Now to some that seems a rather presumptuous idea. We live in such a time of relativism, that some Christians will say that Christianity is the truth for us, but not for everyone.  Those Christians will say that some cultures prefer other views—such as Hinduism, Buddhism, Taoism, Islam and Judaism– and that we cannot impose our view on them or even assume we are right and they are wrong, or at least that we are more right than they are.

The Catholic Church has taught that Catholicism has the fullness of the truth—which means that although other views may not be completely wrong, they are not completely right either.

I do believe Catholicism has the fullness of the truth. And I’m not saying that in the sense that someone might, for instance, root for one’s own football team as being the best.  One could rationally think all football teams should have equal respect but then in one’s heart of hearts, so to speak, still favor one’s own team and very much want it to win.

It’s not some sort of personal bias like that which results in my saying that I think Catholicism is right. I’m convinced from an intellectual and aesthetic and moral perspective.

I think the plan of sacrificial love that is at the heart of Christianity is indeed the truth that will save us.  When God who is almighty and powerful and magnificent beyond understanding deigns to allow Himself to become a little baby, vulnerable, at the mercy of those around Him, needing the assistance of others, He has made a sacrifice for us in that Incarnation in order to fully communicate with us. A God who is love wants to communicate with His creatures.  As all lovers know, one wants to be with and to communicate with the one who is loved.

When He takes upon Himself the suffering due to sin by dying on the Cross for us—in order to make up for our sins–he is carrying out sacrificial love. Imagine when someone hurts you: in order to forgive that person, one has to absorb the pain of the injury and love the offender despite the offense; it is a sacrifice to do that. Jesus’ dying on the Cross is that sacrifice that allows reconciliation between creature and Creator after sin has taken place. Mother Theresa said, “Love until it hurts.” God loved us so much, he sent His Son to die for us, so that we can be reconciled with Him in forgiveness.

In the Catholic Church’s teaching on the Holy Sacrifice of the Mass, the beautiful idea continues.  Jesus’ sacrifice on the Cross is not repeated but rather accessed and shared in when we offer ourselves, too, in sacrifice, in union with His sacrifice on the Cross, when we partake in the Holy Eucharist, which is bread and wine transformed into His body and blood and then consumed.  In consuming Him, who gives Himself in sacrifice to us in the most intimate way possible, we allow ourselves in turn to be consumed by others in service, in love, in a spiritual sacrifice.

The world needs sacrificial love and can only be saved through sacrificial love. Imagine, to use a mundane example, how it would be in traffic without sacrifice—without each person giving up his or her own desires, his or her own need to proceed on the road. Traffic would end up in chaos.

Many of our lives are in chaos.

What a healing balm it would be for the world to take up the idea of sacrificial love.  Feuds would stop. Families would heal. Wars would cease. Countries would be at peace.

The sacrificial love of Jesus comes as a revelation—is revealed—to all people.  Jesus—the Way, the  Truth and the Life—is not just the truth for some. As the epiphany to the Magi shows, He is the Truth for all.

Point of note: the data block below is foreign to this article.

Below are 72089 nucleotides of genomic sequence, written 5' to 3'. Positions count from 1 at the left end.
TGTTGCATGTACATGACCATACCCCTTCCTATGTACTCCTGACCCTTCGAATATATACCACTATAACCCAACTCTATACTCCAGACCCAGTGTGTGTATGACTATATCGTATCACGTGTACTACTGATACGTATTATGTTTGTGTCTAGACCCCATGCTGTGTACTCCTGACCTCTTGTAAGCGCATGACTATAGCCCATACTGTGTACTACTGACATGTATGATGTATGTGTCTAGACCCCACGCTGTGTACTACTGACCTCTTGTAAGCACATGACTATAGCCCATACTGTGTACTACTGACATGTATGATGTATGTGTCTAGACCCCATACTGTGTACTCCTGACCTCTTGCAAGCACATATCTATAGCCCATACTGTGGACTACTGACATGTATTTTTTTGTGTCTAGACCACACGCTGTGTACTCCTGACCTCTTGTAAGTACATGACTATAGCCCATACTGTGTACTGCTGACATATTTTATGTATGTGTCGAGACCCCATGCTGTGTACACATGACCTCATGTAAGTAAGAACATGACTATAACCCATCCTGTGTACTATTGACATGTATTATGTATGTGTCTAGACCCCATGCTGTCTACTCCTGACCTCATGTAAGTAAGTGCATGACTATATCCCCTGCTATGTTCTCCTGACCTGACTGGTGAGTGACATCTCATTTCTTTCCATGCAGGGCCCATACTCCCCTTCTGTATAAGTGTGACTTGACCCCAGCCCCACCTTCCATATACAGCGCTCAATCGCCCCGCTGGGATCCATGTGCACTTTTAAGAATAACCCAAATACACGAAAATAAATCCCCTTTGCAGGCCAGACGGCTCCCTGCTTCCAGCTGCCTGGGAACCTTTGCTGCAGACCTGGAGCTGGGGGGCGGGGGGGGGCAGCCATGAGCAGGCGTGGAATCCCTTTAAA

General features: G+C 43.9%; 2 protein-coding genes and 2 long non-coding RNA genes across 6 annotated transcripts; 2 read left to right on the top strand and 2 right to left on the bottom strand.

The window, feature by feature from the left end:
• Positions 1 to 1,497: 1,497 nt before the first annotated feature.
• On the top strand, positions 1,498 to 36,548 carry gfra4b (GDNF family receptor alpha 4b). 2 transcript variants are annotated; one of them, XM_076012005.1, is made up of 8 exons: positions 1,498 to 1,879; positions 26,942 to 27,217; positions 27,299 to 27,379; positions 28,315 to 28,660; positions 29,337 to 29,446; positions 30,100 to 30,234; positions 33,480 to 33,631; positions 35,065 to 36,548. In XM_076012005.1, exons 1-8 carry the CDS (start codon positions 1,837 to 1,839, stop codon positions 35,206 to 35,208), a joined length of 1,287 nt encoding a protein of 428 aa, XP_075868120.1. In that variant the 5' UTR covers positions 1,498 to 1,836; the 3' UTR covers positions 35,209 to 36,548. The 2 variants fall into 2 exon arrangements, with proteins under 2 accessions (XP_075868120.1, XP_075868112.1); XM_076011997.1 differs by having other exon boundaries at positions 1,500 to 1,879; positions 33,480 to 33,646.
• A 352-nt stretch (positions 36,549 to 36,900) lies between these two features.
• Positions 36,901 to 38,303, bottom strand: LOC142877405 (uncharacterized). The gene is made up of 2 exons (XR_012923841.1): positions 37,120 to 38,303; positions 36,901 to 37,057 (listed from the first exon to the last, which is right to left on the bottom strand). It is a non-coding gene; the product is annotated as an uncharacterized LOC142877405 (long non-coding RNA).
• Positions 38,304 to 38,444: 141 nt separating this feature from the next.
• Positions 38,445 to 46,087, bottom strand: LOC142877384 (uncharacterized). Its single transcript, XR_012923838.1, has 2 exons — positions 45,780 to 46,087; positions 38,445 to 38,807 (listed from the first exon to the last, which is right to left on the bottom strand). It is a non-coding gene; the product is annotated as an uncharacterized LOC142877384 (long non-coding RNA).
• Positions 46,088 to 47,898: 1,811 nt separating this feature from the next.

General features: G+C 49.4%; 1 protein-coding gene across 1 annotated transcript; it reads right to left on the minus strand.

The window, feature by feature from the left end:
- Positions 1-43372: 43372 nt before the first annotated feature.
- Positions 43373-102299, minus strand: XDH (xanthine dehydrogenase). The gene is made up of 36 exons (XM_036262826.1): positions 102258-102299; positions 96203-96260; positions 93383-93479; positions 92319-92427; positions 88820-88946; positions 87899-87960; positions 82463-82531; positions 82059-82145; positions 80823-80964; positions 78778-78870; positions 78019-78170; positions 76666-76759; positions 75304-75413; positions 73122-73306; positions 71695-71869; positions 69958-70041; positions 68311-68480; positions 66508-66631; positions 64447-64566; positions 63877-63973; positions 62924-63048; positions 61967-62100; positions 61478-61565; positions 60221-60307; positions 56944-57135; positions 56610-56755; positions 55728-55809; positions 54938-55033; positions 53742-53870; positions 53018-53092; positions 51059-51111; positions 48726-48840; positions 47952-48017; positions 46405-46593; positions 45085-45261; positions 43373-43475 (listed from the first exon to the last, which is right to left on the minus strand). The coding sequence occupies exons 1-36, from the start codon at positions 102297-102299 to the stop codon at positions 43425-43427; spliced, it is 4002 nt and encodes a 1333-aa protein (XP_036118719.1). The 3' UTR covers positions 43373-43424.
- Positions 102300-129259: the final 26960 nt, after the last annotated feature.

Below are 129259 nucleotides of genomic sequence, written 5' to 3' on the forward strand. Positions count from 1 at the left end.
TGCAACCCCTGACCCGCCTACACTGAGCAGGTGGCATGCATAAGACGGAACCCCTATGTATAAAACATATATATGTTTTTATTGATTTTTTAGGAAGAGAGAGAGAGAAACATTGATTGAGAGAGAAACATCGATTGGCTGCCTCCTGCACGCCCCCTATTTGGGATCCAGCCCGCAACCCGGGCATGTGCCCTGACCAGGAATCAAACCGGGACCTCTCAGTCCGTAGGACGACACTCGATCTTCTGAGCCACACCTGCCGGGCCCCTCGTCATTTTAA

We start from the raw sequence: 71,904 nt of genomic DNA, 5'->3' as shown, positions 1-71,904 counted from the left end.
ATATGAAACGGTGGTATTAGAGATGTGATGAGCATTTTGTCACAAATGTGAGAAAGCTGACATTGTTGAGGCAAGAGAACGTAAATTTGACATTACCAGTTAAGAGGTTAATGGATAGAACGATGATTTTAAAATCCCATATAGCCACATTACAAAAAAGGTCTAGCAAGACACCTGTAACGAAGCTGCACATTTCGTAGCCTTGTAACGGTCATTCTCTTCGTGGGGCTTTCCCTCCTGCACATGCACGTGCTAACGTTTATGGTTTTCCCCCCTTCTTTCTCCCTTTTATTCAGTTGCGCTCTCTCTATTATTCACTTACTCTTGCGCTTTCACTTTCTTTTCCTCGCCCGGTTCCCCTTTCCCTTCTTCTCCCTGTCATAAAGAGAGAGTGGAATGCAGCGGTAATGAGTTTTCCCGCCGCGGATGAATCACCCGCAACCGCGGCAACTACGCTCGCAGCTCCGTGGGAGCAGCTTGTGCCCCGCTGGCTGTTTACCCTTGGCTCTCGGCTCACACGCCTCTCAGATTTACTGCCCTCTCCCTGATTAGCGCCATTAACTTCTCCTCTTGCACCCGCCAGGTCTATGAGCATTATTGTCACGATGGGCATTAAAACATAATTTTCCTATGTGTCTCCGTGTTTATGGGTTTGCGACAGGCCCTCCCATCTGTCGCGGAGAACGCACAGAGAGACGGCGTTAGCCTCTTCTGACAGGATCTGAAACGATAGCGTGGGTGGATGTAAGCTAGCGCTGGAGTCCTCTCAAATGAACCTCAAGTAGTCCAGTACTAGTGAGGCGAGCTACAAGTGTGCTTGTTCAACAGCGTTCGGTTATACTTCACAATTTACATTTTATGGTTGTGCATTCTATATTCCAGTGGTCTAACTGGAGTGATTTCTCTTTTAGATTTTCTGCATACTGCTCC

Marianne  Bovée

Ash Wednesday


Madonna in white in cathedral2from Pieta in Lisbon Cathedral, Portugal.  (Photo by M. Bovee)

Pope Francis wants us to give up indifference for Lent.  I imagine two kinds of indifference. One is an indifference to the suffering of others when one is quite comfortable. If I’m eating chocolate ice cream, for example, I can be quite content with that activity and not think much about the people going hungry in other countries or even only a half an hour car ride away. Similarly, if I am warmly clothed on a cold winter’s day and have a warm bed to sleep in, I might ignore those who don’t have their basic needs met. The list of such examples is endless. This is a very real indifference that I could work hard to overcome.

But there’s another kind of indifference that seems to me even deeper, even harder for me to eradicate.  That is indifference which stems from being sensitive to begin with–and then giving up on it. It is an indifference born out of pain. When someone plays the guitar for the first time, the person’s fingers become sensitive and even painful–until calluses are formed which protect one from the pain. Young people who are exposed to horror films at first recoil in fright, but after a while, with repeated exposure, they are quite numb to the effects. A first betrayal is very excruciating, and any subsequent ones not quite so much.

With the poverty, violence, environmental disasters, not to mention the ordinary, day-to-day pricks and pains of life that we encounter, we may have the temptation and even the very concrete experience of becoming indifferent. It’s a protective mechanism to avoid more pain–a callus formed on the heart.

The challenge then becomes to let oneself feel the pain again, to absorb the pain into one’s heart.

And that’s where the Christian cross comes in. In absorbing the pain, we are uniting ourselves with Jesus on the cross: His pain is our pain and our pain is His pain. Jesus forgave others while hanging on the cross, saying, “Forgive them, Father, for they know not what they do.” With Jesus’ help, we, too, forgive others who have wronged us and who have wronged those we care about.  His love is the love we are able to show others through it all.

We can feel again, we can give up indifference, with Jesus’ help: He will help us to carry the cross of feeling. In doing so, we feel–all the more deeply–a love for others.

Marianne Bovée